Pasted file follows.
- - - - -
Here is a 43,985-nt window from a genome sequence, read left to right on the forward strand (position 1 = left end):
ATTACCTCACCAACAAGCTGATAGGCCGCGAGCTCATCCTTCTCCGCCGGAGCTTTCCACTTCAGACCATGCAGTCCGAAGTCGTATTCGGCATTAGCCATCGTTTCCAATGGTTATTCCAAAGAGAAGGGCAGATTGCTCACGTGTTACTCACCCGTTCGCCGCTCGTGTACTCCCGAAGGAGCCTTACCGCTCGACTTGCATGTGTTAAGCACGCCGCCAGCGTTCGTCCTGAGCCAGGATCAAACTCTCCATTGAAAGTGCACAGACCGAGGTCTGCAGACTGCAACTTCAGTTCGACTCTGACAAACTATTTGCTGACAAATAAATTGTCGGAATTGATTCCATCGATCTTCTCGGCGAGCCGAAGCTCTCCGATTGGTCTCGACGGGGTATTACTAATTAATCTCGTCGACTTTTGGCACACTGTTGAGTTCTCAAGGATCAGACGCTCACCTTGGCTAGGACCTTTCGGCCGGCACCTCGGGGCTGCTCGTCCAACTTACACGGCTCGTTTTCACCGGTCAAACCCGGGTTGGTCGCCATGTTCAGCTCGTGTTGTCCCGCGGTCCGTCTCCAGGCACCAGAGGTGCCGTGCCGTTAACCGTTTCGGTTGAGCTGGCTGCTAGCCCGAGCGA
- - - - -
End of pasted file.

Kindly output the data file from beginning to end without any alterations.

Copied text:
Here is a 43,985-nt window from a genome sequence, read left to right on the forward strand (position 1 = left end):
ATTACCTCACCAACAAGCTGATAGGCCGCGAGCTCATCCTTCTCCGCCGGAGCTTTCCACTTCAGACCATGCAGTCCGAAGTCGTATTCGGCATTAGCCATCGTTTCCAATGGTTATTCCAAAGAGAAGGGCAGATTGCTCACGTGTTACTCACCCGTTCGCCGCTCGTGTACTCCCGAAGGAGCCTTACCGCTCGACTTGCATGTGTTAAGCACGCCGCCAGCGTTCGTCCTGAGCCAGGATCAAACTCTCCATTGAAAGTGCACAGACCGAGGTCTGCAGACTGCAACTTCAGTTCGACTCTGACAAACTATTTGCTGACAAATAAATTGTCGGAATTGATTCCATCGATCTTCTCGGCGAGCCGAAGCTCTCCGATTGGTCTCGACGGGGTATTACTAATTAATCTCGTCGACTTTTGGCACACTGTTGAGTTCTCAAGGATCAGACGCTCACCTTGGCTAGGACCTTTCGGCCGGCACCTCGGGGCTGCTCGTCCAACTTACACGGCTCGTTTTCACCGGTCAAACCCGGGTTGGTCGCCATGTTCAGCTCGTGTTGTCCCGCGGTCCGTCTCCAGGCACCAGAGGTGCCGTGCCGTTAACCGTTTCGGTTGAGCTGGCTGCTAGCCCGAGCGA